Now, back to my unanswered question: Why, if you are Trump, would you purposely shield your conversations with Putin even from your own aides? Why would you take notes from a translator at one encounter and urge that person not to reveal what transpired -- even to your senior aides? Why would you, as Miller notes in his story, ensure that "there is no detailed record, even in classified files, of Trump's face-to-face interactions with the Russian leader at five locations over the past two years."
That's doubly true given Trump's recounting Monday morning of the meeting in Helsinki with Putin. Said Trump:
"That was a very good meeting. It was actually a very successful meeting and I have those meetings with everything. I just know nothing about it. ... It was a very, very successful meeting. We talked about Israel, we talked about the pipeline that Germany is paying Russia a lot of money -- I don't think it's appropriate. We talked about that. We talked about many subjects, but I have those meetings one-on-one with all leaders including the president of China, including prime minister of Japan, Abe. We have those meetings all the time. No big deal."
So, the meeting was:
b) no big deal
Even without all of the water under the Russia bridge, that would seem to suggest Trump would be totally fine with sharing every bit of his (highly unusual) one-on-one summit with Putin. And even if he wasn't comfortable sharing it with the general public, he would certainly be willing to have some record of that meeting (and others) that he and his senior staff could go over at a later date. Right? And he certainly wouldn't go out of his way to get rid of any ability by anyone other than him and Putin to know what went on in those meetings, right? RIGHT?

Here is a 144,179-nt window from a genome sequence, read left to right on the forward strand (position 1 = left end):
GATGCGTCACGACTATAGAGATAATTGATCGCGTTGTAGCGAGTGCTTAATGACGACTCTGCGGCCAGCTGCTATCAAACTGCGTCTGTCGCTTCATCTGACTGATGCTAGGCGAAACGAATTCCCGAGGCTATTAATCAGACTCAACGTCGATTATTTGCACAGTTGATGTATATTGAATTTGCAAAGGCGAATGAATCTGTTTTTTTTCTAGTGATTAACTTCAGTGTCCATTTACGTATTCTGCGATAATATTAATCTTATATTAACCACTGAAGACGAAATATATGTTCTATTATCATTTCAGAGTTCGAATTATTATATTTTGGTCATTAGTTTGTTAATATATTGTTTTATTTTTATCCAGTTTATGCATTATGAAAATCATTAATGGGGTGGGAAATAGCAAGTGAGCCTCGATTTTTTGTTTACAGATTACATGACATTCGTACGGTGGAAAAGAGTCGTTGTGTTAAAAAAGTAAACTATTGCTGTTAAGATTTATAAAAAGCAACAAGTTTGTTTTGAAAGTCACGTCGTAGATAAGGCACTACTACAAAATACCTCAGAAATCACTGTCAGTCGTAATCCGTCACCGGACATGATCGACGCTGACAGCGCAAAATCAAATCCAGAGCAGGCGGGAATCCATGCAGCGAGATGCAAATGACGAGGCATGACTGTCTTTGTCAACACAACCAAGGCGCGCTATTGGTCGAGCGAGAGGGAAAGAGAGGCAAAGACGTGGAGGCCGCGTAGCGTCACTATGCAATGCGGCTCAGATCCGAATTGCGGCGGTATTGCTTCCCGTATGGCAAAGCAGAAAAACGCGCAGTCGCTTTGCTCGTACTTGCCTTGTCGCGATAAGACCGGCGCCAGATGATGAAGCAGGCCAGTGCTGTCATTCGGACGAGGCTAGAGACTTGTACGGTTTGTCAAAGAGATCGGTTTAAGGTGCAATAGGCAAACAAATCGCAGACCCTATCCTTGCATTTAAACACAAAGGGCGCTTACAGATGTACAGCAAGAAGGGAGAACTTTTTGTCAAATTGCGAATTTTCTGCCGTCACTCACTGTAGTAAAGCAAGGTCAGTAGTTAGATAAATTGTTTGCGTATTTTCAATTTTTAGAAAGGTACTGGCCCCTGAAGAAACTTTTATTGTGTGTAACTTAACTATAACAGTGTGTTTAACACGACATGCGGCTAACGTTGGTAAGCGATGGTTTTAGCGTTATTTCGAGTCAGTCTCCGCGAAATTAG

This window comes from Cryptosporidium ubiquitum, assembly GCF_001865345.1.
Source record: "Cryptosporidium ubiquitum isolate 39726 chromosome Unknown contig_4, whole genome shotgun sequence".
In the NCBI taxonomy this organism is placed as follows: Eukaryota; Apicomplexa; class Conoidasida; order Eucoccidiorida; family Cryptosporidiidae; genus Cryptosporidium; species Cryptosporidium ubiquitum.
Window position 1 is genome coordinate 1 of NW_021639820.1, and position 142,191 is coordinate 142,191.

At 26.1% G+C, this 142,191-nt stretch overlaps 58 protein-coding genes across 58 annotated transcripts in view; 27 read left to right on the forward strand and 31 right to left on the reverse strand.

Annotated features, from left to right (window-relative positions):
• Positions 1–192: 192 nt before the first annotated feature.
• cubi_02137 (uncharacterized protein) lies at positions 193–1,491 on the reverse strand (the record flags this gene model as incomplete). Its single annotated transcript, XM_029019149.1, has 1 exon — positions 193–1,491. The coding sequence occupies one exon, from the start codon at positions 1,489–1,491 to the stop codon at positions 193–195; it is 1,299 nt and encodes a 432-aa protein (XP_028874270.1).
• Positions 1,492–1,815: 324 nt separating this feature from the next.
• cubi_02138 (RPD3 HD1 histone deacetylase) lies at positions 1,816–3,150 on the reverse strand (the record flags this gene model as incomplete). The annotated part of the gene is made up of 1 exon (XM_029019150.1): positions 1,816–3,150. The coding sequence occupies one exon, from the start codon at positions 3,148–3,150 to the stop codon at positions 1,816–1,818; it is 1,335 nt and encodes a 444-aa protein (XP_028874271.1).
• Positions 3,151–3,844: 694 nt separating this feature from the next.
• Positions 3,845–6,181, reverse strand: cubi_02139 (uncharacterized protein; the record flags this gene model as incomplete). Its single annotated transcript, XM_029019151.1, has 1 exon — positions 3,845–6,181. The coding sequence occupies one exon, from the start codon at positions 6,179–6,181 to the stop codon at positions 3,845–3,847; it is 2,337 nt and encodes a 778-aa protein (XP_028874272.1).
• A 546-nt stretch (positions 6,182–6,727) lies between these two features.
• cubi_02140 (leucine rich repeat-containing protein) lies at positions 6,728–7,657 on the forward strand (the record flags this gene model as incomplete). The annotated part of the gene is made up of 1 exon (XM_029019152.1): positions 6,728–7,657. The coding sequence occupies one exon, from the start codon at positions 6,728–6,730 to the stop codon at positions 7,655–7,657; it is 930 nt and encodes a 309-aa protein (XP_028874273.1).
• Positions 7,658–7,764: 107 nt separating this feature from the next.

Here's the thing: I don't know what Putin and Trump talked about in Helsinki or any of the other times they have huddled over the past two years. What I do know is that Russia ran an elaborate operation to interfere in the 2016 election to help Trump and hurt Clinton because, at a minimum, they believed Trump would be better for their interests. And that A WHOLE HELL OF A LOT of people in Trump's orbit lied to federal investigators about their contacts with Russia.
Add it up and you get this: If Trump really didn't do ANYTHING wrong in relation to Russia, the dumbest thing he could possibly do is what he did -- actively work to scotch the official record of any evidence of what he and Putin have talked about over the past two years. It's literally the most guilty looking thing he could do.
Which brings me, again, to this: If he did absolutely nothing wrong and this whole Russia investigation is a total hoax, why did Trump try to keep the contents of his meetings quiet? Why would he do that?
To me, that's the question the press has to ask and ask and ask. Because the answer that seems obvious is one that would deeply endanger Trump's presidency. And if he is truly innocent of any and all allegations, then why lead people to believe you might not be?